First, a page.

Rio Carnival, Notting Hill Carnival, Kaapse Klopse. You may not recognize the last one, but in Cape Town there is a lively and festive annual New Year’s carnival.
The festival’s origins date back to the colonial rule and slave trade era in the late 1700’s. The Cape Malay community are descendants of Malay slaves, European sailors, Hottentots and colonial settlers from era of the Cape of Storms, which later became known as the Cape of Good Hope. When slavery was finally abolished in the early 1800’s, the slaves decided to celebrate their newfound freedom with a parade by getting dressed up in their finest outfits, painting their faces so they could not be recognised by their former owners, and marching from the Castle to the Bo-Kaap on 2 January. It has been an annual event ever since.
The contemporary Cape Malay community is a fiercely proud blend of Muslims and Christians, renowned for their sharp humour, charisma and colourful use of Afrikaans, liberally spiced with swearwords which many believe is unsurpassed anywhere in the world. The Klopse has survived as a celebration of freedom and culture, and the outfits have become brighter, but not smaller.
It is THE event of the year in Cape Town, and almost everybody in the community takes part, some even travel from Johannesburg and further afield to participate. Preparations for the main New Year event commence around Easter, when the back-room seamstresses start sewing the suits (the brighter the better), and the junior members begin practising their songs in the dimly-lit backyards of humble homes in the Cape Flats. Every troupe member pays around R400 (£40) for their suit in the troupe’s colours – a tidy sum in an area where unemployment and poverty is rife. Teenagers practice for nine months to play their battered brass instruments and to learn to play the gumba beat.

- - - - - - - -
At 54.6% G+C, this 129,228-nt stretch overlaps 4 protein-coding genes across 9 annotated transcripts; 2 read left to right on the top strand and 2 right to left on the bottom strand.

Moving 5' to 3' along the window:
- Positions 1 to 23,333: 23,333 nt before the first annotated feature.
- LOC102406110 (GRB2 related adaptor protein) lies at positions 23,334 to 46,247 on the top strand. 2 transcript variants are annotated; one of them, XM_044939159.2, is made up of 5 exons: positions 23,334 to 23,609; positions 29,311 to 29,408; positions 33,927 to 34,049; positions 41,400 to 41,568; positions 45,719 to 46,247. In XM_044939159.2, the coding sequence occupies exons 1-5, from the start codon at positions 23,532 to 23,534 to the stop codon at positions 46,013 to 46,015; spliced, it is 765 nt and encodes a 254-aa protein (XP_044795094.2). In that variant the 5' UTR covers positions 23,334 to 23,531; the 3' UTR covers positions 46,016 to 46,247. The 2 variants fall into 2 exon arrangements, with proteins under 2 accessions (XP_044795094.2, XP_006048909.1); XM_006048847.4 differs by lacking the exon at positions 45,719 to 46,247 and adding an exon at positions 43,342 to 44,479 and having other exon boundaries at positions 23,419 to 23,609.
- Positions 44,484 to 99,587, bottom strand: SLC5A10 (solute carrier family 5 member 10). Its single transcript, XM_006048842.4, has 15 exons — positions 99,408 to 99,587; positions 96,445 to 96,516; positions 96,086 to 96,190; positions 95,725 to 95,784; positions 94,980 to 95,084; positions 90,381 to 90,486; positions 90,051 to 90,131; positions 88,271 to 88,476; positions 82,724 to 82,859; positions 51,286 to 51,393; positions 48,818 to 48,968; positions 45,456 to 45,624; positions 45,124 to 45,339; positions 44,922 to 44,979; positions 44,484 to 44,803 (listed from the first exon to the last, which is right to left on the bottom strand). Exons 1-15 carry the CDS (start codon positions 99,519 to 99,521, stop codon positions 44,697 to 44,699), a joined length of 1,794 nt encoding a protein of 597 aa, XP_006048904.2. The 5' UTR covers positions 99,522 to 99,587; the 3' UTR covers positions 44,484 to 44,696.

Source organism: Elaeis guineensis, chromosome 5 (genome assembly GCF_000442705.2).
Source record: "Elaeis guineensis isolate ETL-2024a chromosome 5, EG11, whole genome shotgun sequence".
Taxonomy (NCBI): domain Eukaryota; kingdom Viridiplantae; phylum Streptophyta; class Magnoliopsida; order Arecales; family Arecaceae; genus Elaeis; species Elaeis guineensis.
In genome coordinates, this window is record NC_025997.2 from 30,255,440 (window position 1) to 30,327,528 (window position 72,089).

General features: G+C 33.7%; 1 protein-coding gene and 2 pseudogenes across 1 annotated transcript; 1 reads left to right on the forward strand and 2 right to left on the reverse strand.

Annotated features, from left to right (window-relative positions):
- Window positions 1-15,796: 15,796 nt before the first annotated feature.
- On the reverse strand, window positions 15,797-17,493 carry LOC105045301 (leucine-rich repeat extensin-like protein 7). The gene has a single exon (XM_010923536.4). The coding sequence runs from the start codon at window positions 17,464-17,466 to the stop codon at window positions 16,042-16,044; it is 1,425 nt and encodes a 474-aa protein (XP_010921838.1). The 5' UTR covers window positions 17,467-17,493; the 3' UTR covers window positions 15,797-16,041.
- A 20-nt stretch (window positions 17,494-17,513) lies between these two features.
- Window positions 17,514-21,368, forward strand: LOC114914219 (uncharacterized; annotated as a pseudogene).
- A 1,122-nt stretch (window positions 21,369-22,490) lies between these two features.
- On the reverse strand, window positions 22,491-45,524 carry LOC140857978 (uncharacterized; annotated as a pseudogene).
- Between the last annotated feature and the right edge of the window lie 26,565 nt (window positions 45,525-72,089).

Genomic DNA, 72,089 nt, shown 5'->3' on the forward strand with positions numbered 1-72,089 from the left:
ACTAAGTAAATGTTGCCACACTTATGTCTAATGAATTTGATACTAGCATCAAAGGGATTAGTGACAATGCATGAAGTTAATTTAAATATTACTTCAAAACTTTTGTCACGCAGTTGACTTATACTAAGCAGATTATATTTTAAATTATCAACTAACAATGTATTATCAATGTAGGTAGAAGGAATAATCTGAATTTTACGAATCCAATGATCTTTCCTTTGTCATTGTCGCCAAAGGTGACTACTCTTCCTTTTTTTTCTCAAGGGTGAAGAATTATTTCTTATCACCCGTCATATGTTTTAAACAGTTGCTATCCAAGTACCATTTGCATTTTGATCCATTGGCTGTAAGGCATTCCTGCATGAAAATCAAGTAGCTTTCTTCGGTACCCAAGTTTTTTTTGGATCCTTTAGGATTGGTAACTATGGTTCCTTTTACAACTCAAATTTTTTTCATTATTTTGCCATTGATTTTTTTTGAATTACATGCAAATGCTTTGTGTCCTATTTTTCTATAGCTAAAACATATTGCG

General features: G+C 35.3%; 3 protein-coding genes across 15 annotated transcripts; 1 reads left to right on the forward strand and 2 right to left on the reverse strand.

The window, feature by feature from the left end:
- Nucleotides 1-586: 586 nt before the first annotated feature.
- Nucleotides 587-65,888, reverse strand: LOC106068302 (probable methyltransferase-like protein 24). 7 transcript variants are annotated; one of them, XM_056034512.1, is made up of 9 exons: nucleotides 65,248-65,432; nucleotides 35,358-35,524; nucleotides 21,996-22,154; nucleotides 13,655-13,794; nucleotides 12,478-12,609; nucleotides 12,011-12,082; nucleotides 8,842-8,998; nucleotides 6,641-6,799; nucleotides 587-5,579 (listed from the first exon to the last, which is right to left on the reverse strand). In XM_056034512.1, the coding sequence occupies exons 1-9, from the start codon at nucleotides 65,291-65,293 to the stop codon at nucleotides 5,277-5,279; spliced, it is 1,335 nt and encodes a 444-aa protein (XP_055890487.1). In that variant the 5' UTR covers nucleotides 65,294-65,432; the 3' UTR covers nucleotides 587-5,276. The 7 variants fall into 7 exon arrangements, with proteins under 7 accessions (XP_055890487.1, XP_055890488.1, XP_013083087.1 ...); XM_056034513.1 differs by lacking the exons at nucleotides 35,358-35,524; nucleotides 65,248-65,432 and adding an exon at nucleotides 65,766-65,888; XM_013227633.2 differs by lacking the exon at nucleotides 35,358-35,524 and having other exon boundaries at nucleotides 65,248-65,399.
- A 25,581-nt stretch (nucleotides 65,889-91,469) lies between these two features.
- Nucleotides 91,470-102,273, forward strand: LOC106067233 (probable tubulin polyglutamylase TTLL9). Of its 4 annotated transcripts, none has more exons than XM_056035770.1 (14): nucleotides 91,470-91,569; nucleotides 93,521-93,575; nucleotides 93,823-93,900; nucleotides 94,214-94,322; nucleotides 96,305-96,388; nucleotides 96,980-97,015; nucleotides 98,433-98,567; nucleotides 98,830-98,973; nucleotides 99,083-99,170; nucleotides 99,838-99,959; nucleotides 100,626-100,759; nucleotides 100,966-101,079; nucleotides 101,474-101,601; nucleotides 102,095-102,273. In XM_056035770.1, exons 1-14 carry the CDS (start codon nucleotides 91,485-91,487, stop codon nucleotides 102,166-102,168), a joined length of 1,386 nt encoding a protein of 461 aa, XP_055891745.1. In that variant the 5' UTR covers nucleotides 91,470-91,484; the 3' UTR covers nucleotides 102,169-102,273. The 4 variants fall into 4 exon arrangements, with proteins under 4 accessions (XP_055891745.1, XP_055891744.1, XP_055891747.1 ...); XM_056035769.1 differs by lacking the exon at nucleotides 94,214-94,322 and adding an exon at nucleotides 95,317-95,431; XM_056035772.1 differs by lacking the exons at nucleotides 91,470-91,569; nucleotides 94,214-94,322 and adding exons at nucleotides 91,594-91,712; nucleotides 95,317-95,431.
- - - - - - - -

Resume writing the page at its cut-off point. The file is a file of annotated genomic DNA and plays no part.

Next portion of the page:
When the big day finally arrives, the kids are ready by 9am while the adults slowly ease into the party vibe – some being quite pickled… When the procession finally gets going, the troupe does a practise march through the suburb street before heading off towards the city centre in a blizzard of neon hats and small umbrellas.
One by one, the groups file past, each brighter and louder than the one before. A proud youngster doing their most impressive break-dancing moves will often lead a troupe. The kids are followed by the adults, who in turn are followed by a ragtag brass and percussion band performing popular and traditional songs, which participants march and dance to. Babies are carried by proud fathers and the wheelchair-bound are pushed along. Grandfathers, their faces covered in glitter, socialise with spectators familiar to them, who are camped out with picnic baskets along the route. After the march in the city, many participants head for the retirement homes before continuing to party late into the night.
I was privileged to be a part of it all, and an honorary member of the Olympic All Stars troupe. I was touched by the openness and generosity of my hosts, who invited me into their humble homes and shared their traditional food and tea while answering all our silly questions with genuine enthusiasm. I was amazed to find that so few people outside the community were aware of this carnival and its salutary significance. Some troupes are sponsored, but most of the members have to pay the organisers, busses and seamstresses from their own, very modest wages.
In a poor community where drug abuse is highly prevalent, preparations for the carnival unifies the people and it certainly plays a role in keeping vulnerable kids off the streets. It is definitely worth supporting when visiting South Africa.